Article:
In a few days, a 13-year-old Auckland boy suffering a rare, crippling polio-like disease will
walk for the first time.

Harry Randall is the only New Zealander known to have acute flaccid myelitis (AFM), a rare disease he contracted from a virus when he was just 3.

Tomorrow, the teen is travelling to the United States where he will be fitted with braces like no other.

Harry Randall and is mum, Vicki Randall. Photo / Michael Craig
Harry Randall and is mum, Vicki Randall. Photo / Michael Craig

For the past 10 years the North Shore teen has been using a wheelchair but still manages to swim competitively, ski and perform a lead role in his school production.


With the use of his legs, he hopes to do much more.

Unable to wipe the grin off his face, Harry said he was excited and nervous for the trip ahead.

"I don't know what to expect but I'm eager to find out. Being able to walk will make me feel more included at school and swimming, as well as feeling taller," Harry told the Herald on Sunday this week.

Harry's anticipation has been building for the last five months, since American orthotist Marmaduke Loke travelled to New Zealand in October to get the teen's measurements.

Loke spent five hours aligning Harry's feet and making several casts he then took back to San Diego.

On Tuesday, Harry - with his mum Vicki and dad Ian - will reunite with Loke for the life-changing moment.

Loke will fit the carbon fibre braces to Harry, providing him with enough balance and stability to take his first steps.

These kind of braces - specifically suited to the person's correct alignment - are not available in New Zealand and are costing Harry's family $36,000.


A Givealittle page was set up to help fund Harry's braces and has raised more than $24,000.

"We are so grateful for all the support, especially to Harry's school Birkdale Intermediate, they have been amazing," Vicki said.

After arriving back in New Zealand, Harry will spend six to 10 months learning to walk properly. He will be assisted by a rehabilitation team at Auckland University of Technology.

Harry's condition affects the nervous system, causing his muscles and reflexes in the body to become weak.

Harry travels to the US with his mum Vicki Randall to walk for the first time. Photo / Michael Craig
Harry travels to the US with his mum Vicki Randall to walk for the first time. Photo / Michael Craig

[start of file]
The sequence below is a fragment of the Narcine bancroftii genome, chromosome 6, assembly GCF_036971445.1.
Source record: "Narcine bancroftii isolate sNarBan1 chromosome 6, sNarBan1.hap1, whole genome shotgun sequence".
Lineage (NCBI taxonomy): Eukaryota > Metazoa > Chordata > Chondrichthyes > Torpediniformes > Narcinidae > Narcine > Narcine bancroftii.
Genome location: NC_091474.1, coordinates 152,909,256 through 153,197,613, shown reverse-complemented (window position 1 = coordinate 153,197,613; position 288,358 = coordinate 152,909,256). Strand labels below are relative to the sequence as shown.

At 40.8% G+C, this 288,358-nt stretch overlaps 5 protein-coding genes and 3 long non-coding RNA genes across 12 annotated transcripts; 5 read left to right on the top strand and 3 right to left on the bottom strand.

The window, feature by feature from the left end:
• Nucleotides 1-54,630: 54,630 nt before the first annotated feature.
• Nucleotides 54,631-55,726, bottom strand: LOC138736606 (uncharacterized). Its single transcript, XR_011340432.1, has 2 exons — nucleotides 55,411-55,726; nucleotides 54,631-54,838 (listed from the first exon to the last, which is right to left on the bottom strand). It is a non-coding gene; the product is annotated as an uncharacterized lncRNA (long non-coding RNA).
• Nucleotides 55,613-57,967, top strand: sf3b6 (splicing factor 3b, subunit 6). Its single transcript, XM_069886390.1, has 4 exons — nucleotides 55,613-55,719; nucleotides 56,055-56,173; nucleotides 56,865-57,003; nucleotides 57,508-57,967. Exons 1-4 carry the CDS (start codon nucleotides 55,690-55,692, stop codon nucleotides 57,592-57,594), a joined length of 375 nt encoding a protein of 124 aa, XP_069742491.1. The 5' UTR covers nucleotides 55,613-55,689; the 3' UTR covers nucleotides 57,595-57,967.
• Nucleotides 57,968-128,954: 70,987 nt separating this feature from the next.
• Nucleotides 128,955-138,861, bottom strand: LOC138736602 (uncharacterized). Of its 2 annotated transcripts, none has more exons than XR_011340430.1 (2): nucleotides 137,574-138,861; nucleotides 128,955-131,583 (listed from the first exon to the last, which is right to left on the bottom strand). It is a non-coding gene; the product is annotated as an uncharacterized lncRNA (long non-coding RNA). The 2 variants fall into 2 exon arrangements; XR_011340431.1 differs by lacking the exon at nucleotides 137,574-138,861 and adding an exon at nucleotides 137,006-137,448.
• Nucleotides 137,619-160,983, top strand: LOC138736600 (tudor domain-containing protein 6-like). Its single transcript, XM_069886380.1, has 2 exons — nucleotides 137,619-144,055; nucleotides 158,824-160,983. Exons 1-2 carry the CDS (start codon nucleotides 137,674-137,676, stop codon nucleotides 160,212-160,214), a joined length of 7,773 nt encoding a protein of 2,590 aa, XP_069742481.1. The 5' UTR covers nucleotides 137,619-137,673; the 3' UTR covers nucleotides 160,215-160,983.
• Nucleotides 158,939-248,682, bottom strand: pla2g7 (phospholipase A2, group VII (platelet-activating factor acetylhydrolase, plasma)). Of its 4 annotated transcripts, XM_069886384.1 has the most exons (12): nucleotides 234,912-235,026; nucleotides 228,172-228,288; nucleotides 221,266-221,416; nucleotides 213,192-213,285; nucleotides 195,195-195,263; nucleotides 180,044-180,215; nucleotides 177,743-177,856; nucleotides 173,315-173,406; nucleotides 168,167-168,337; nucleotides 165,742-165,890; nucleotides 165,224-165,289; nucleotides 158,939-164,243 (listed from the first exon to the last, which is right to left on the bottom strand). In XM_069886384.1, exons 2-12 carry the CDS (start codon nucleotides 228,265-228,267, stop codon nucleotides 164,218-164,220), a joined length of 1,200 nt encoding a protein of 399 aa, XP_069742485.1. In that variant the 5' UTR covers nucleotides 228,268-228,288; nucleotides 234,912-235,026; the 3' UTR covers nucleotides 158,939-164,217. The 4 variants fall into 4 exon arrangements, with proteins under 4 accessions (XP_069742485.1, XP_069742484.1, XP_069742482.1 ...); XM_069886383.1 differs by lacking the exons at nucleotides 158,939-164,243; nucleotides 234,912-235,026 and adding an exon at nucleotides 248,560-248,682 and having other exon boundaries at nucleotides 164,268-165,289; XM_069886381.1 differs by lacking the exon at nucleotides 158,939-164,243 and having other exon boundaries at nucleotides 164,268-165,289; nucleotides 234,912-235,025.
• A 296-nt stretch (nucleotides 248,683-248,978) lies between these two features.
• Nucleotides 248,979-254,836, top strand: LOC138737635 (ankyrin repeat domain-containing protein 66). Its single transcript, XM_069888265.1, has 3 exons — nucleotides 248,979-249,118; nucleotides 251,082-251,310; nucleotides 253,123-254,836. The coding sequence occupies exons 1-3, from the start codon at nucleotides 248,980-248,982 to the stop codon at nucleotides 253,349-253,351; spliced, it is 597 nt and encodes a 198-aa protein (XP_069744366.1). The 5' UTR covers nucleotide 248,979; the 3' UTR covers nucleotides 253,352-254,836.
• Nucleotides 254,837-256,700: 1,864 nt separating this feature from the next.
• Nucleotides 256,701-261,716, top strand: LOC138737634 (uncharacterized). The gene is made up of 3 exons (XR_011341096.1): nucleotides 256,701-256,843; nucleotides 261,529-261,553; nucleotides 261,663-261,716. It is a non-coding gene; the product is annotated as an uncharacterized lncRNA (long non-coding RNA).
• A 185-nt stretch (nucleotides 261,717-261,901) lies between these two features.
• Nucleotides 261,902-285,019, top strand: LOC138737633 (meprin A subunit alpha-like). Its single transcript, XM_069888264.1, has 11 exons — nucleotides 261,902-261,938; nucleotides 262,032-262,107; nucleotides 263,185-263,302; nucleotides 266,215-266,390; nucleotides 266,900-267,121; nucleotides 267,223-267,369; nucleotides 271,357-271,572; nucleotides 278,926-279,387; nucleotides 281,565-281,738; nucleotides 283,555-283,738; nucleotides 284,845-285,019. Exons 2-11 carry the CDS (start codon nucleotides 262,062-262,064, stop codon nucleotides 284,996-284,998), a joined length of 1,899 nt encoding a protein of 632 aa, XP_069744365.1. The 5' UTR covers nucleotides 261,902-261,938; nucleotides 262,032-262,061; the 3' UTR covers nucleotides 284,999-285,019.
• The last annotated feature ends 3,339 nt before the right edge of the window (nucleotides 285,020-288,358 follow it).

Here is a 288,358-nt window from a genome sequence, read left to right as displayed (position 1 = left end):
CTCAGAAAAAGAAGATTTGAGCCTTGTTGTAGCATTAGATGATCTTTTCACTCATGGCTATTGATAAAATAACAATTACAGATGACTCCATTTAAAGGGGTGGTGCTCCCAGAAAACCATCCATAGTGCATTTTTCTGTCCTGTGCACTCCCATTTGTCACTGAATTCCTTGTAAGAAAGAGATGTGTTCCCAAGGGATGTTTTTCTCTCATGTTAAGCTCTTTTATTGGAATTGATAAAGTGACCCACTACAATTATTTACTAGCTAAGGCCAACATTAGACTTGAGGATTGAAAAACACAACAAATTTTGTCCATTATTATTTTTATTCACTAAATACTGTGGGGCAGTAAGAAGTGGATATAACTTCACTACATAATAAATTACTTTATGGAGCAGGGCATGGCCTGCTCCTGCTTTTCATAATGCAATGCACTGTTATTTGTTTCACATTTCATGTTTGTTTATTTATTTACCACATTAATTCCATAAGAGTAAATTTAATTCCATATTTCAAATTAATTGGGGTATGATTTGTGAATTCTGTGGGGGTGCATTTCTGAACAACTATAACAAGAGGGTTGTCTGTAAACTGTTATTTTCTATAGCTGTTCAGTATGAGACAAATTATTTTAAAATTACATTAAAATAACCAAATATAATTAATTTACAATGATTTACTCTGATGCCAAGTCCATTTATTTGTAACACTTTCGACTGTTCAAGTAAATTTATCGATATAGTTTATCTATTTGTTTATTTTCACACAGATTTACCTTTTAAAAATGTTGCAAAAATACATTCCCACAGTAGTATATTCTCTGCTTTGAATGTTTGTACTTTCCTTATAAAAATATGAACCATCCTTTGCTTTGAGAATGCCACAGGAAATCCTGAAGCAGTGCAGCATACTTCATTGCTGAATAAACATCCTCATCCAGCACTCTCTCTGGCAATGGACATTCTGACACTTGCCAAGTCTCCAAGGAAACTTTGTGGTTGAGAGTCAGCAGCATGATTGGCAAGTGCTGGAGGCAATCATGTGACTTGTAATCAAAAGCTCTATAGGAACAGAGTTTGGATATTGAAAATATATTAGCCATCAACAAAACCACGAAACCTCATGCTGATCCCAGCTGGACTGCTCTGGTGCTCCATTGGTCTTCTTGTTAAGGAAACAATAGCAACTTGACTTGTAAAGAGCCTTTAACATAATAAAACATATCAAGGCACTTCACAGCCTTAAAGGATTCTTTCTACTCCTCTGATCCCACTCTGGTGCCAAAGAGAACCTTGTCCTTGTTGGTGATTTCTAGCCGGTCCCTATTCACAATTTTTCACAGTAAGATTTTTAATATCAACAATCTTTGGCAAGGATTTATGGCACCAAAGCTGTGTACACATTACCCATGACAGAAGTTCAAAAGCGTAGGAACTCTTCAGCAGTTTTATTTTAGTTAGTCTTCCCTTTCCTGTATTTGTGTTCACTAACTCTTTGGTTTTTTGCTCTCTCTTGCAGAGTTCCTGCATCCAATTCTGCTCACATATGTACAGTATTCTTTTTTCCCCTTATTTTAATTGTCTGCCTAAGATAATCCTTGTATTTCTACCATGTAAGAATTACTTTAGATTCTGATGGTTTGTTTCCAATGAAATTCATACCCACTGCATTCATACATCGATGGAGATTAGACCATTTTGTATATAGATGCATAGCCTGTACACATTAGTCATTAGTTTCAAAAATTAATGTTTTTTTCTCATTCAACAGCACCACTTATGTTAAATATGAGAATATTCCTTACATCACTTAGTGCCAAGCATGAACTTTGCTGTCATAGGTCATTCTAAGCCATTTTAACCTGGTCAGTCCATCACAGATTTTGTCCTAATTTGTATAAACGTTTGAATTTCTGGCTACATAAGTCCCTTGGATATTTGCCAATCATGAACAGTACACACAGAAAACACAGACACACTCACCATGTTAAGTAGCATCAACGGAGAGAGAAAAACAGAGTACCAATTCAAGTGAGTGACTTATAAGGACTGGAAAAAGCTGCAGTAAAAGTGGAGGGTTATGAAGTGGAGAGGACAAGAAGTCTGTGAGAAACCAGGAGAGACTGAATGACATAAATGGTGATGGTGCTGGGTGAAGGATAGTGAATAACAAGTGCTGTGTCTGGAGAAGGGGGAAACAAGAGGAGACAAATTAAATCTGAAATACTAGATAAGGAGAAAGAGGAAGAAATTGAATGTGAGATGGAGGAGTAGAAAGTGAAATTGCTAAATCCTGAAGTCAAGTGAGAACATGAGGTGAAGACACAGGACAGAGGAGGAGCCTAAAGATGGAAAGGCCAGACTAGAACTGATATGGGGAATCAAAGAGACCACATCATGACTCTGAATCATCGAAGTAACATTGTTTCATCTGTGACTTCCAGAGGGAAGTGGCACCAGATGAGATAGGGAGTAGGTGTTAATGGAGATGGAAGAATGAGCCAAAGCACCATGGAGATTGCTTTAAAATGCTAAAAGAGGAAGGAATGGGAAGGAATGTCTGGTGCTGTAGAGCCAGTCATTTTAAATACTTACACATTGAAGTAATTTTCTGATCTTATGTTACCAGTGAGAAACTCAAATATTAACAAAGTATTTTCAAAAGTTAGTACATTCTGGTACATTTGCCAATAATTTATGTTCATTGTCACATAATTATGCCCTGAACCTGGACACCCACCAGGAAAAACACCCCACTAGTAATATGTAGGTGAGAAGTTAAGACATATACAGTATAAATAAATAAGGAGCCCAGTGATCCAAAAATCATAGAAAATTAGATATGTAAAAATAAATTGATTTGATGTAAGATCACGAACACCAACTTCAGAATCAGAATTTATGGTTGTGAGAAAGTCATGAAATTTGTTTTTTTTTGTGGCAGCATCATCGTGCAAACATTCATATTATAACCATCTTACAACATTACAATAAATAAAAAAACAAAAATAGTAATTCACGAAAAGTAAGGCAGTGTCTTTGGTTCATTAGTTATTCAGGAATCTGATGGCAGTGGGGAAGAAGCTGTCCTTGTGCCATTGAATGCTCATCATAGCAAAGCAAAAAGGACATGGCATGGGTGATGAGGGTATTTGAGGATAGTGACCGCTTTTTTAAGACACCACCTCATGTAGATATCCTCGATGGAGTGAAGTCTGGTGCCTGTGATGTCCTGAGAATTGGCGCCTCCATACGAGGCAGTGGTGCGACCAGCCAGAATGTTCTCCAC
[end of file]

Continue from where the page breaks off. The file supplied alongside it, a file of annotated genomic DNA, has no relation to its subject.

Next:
Vicki said it had been "absolutely heartbreaking" finding out her son may never walk again.

"It started as a cough and flu-like virus when he was 3. He stayed in Starship for three weeks."

Vicki said it was not known how the virus was contracted, it was just bad luck.

"Some people might get the virus and overcome it but for some reason Harry didn't and it affected his spinal cord."

She said they had hoped groundbreaking technology would come along that would give Harry the ability to walk again, and now it has.

"It will mean a lot for his confidence; to be able stand up and be at eye level with people will mean the world of difference," Vicki said.

Gordon Jackman, 62, who contracted polio as a baby, is chief executive of the Duncan Foundation, a national support service for people with neuromuscular conditions.

The Duncan Foundation and Polio New Zealand have funded several trips to get Loke to New Zealand and now hope to get a clinic, lead by Loke,set up in Auckland later this year.

What is AFM?

AFM is a rare but serious condition that affects the nervous system. Specifically it attacks the area of the spinal cord called grey matter, which causes the body's muscles and reflexes to weaken.

Symptoms often develop after a viral infection, such as enterovirus or West Nile virus, but often no clear cause is found.

Patients start off having flu-like symptoms including sneezing and coughing. This slowly turns into muscle weakness, difficulty moving the eyes and then polio-like symptoms including facial drooping and difficulty swallowing.